Field of Science

Badgers and TB

Apparently a 'Badger cull' is expected in the South-West of England to help reduce Bovine Tuberculosis (or TB in cows). Bovine Tuberculosis is caused by Mycobacterium bovis and is an acid fast bacillus bacterium that causes lower respiratory disease in cattle (see image below)
A Mycobacterium species similar to the organism responsible for Bovine TB
So is this the way we should be dealing with it? If a human case of TB arrises we don't go round killing humans to help reduce it. However it's not the cows we're killing in this case - it's the badgers.
Badger's carry Bovine TB without it causing them any harm - however if they come into contact with cattle then this can cause them to transmit the disease to a herd. This can then give rise to diseased animals and end up an economic loss to the farmer.

Badgers and TB are like Chickens and Salmonella. Salmonella won't make the chickens ill, however if we were to come in contact with a chicken (dead or alive) and not wash our hands then we'd probably end up with Salmonella poisoning.
http://www.imperial.ac.uk/
But hang on.. we didn't go round killing off chickens? (mainly because they provide us with food) so why the badgers? Well we don't use them for food.. but wouldn't a vaccine be more of an idea? (chickens get vaccinated against a type of Salmonella that causes food poisoning).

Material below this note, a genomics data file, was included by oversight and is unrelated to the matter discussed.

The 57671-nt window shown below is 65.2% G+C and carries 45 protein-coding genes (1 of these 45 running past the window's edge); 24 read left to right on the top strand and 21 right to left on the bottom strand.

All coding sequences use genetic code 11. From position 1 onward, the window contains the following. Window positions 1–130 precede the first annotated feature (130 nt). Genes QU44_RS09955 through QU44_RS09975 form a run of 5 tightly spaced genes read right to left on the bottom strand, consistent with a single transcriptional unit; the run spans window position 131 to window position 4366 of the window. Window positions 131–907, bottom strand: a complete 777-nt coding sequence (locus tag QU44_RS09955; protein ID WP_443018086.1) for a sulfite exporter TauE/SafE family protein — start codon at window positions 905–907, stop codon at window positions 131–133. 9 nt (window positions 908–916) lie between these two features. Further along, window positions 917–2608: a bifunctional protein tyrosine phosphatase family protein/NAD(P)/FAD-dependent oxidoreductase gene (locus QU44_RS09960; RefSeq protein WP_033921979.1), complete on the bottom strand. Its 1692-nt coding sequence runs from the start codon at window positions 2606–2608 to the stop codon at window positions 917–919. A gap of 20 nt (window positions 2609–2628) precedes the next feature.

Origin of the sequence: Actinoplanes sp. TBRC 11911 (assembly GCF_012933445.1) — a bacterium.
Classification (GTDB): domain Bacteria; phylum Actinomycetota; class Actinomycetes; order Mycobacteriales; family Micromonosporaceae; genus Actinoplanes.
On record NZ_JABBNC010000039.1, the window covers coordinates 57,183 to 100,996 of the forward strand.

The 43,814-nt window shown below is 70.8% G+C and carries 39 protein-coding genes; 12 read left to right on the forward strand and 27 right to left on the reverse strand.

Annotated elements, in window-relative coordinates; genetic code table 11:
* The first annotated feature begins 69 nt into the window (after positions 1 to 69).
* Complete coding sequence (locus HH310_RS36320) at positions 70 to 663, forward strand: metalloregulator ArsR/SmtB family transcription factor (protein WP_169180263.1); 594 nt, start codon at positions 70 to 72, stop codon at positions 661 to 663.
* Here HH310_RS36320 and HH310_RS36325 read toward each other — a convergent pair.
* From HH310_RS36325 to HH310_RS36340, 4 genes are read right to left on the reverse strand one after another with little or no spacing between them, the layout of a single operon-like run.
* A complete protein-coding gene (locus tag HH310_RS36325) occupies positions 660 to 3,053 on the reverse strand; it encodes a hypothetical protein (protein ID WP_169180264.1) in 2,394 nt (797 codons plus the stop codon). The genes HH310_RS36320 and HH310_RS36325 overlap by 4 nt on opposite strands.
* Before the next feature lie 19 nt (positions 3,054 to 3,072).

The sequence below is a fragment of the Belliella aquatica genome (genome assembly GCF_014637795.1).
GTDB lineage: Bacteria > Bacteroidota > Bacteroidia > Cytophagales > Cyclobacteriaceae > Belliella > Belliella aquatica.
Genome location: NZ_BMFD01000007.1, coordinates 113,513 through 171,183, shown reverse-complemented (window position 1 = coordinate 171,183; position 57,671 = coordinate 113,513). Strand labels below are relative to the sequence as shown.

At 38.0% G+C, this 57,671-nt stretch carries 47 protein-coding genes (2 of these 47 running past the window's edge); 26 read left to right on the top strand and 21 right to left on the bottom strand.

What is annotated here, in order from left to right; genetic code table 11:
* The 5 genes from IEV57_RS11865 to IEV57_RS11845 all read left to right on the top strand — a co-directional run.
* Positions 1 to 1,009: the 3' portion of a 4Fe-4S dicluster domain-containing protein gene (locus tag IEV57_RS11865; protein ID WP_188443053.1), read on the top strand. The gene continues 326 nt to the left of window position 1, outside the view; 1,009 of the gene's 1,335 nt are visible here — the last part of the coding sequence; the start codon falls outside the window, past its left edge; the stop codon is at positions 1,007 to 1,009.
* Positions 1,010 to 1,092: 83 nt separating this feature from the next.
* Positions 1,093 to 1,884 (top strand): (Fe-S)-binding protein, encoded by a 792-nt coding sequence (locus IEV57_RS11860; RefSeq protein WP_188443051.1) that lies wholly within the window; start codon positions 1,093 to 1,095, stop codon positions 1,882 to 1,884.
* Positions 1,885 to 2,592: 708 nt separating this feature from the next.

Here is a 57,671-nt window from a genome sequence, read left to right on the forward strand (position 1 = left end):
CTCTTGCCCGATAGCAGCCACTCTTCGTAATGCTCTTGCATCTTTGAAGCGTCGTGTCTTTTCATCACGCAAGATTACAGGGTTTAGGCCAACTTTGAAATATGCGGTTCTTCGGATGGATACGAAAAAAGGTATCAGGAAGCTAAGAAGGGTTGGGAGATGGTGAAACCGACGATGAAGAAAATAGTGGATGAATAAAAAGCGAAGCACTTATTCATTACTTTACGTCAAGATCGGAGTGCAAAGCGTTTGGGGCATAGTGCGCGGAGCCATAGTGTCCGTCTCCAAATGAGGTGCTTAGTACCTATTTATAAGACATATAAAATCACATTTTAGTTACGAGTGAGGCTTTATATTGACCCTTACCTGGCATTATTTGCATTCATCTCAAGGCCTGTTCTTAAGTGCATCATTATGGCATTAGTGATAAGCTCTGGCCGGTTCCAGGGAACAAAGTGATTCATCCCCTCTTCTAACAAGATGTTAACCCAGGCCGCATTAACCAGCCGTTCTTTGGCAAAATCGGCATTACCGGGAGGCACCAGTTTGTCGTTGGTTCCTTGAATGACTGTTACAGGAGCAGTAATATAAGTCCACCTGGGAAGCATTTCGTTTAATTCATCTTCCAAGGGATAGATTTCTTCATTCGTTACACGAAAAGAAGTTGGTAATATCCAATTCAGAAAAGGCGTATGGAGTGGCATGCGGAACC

Also earlier this month Imperial College London said that new analysis confirmed that a 'badger cull' may increase the risk of bovine TB to nearby herds. http://www3.imperial.ac.uk/newsandeventspggrp/imperialcollege/newssummary/news_13-7-2011-9-59-29

So for or against the Badger cull? I feel it won't stop the spread of Bovine TB (and with the information above probably increase it!). It may reduce it but a vaccine for badgers or cattle would be a better option and would keep the badger loving people happy

Thanks for reading :)

3 comments:

  1. In Australia there is currently a debate as to whether we should cull protected fruit bat population which are an asymptomatic reservoir for Hendra virus wish can jump into horses and cause disease and then into humans (only rarely). This is despite the development of a horse vaccine for Hendra... The bloodlust of some people is astounding.

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  2. I agree - people should think before they decide that an 'animal cull' is the best way to deal with disease. However it was later said on the news that there is now no plan to cull badgers, this year at least, in England!

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  3. Similar blog on 21stfloor covering this too - evidence doesn't quite stack up for a badger cull. Prob politicians pandering to farmers.

    http://www.thetwentyfirstfloor.com/?p=2515

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